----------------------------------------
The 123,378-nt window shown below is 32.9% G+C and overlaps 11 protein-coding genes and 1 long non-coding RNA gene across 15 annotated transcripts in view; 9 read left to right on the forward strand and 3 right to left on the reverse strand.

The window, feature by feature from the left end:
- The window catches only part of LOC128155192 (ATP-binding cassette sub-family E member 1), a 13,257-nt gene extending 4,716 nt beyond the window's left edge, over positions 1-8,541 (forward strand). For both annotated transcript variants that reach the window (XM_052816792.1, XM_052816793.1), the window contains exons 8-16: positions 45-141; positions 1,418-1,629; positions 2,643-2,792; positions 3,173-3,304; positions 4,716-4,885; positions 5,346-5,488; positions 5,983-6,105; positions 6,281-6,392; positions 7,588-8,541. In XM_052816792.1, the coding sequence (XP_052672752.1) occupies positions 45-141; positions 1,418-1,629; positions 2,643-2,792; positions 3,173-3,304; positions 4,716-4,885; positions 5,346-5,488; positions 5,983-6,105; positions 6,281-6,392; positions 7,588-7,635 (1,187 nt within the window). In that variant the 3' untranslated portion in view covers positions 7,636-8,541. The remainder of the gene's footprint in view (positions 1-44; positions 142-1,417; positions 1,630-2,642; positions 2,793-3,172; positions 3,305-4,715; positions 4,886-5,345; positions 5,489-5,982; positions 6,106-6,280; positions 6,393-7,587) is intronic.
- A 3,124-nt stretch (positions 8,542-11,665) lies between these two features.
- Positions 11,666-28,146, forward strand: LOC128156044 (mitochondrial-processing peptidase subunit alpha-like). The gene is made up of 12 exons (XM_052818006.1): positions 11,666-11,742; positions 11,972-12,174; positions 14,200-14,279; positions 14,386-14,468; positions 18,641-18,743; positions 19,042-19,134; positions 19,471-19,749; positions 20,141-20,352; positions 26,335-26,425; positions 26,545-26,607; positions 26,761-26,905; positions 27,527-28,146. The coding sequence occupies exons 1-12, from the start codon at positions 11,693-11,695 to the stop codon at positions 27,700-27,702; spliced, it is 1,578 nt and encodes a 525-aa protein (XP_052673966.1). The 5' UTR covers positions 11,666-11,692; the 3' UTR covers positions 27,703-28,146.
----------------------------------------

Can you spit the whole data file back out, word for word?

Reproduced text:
The 123,378-nt window shown below is 32.9% G+C and overlaps 11 protein-coding genes and 1 long non-coding RNA gene across 15 annotated transcripts in view; 9 read left to right on the forward strand and 3 right to left on the reverse strand.

The window, feature by feature from the left end:
- The window catches only part of LOC128155192 (ATP-binding cassette sub-family E member 1), a 13,257-nt gene extending 4,716 nt beyond the window's left edge, over positions 1-8,541 (forward strand). For both annotated transcript variants that reach the window (XM_052816792.1, XM_052816793.1), the window contains exons 8-16: positions 45-141; positions 1,418-1,629; positions 2,643-2,792; positions 3,173-3,304; positions 4,716-4,885; positions 5,346-5,488; positions 5,983-6,105; positions 6,281-6,392; positions 7,588-8,541. In XM_052816792.1, the coding sequence (XP_052672752.1) occupies positions 45-141; positions 1,418-1,629; positions 2,643-2,792; positions 3,173-3,304; positions 4,716-4,885; positions 5,346-5,488; positions 5,983-6,105; positions 6,281-6,392; positions 7,588-7,635 (1,187 nt within the window). In that variant the 3' untranslated portion in view covers positions 7,636-8,541. The remainder of the gene's footprint in view (positions 1-44; positions 142-1,417; positions 1,630-2,642; positions 2,793-3,172; positions 3,305-4,715; positions 4,886-5,345; positions 5,489-5,982; positions 6,106-6,280; positions 6,393-7,587) is intronic.
- A 3,124-nt stretch (positions 8,542-11,665) lies between these two features.
- Positions 11,666-28,146, forward strand: LOC128156044 (mitochondrial-processing peptidase subunit alpha-like). The gene is made up of 12 exons (XM_052818006.1): positions 11,666-11,742; positions 11,972-12,174; positions 14,200-14,279; positions 14,386-14,468; positions 18,641-18,743; positions 19,042-19,134; positions 19,471-19,749; positions 20,141-20,352; positions 26,335-26,425; positions 26,545-26,607; positions 26,761-26,905; positions 27,527-28,146. The coding sequence occupies exons 1-12, from the start codon at positions 11,693-11,695 to the stop codon at positions 27,700-27,702; spliced, it is 1,578 nt and encodes a 525-aa protein (XP_052673966.1). The 5' UTR covers positions 11,666-11,692; the 3' UTR covers positions 27,703-28,146.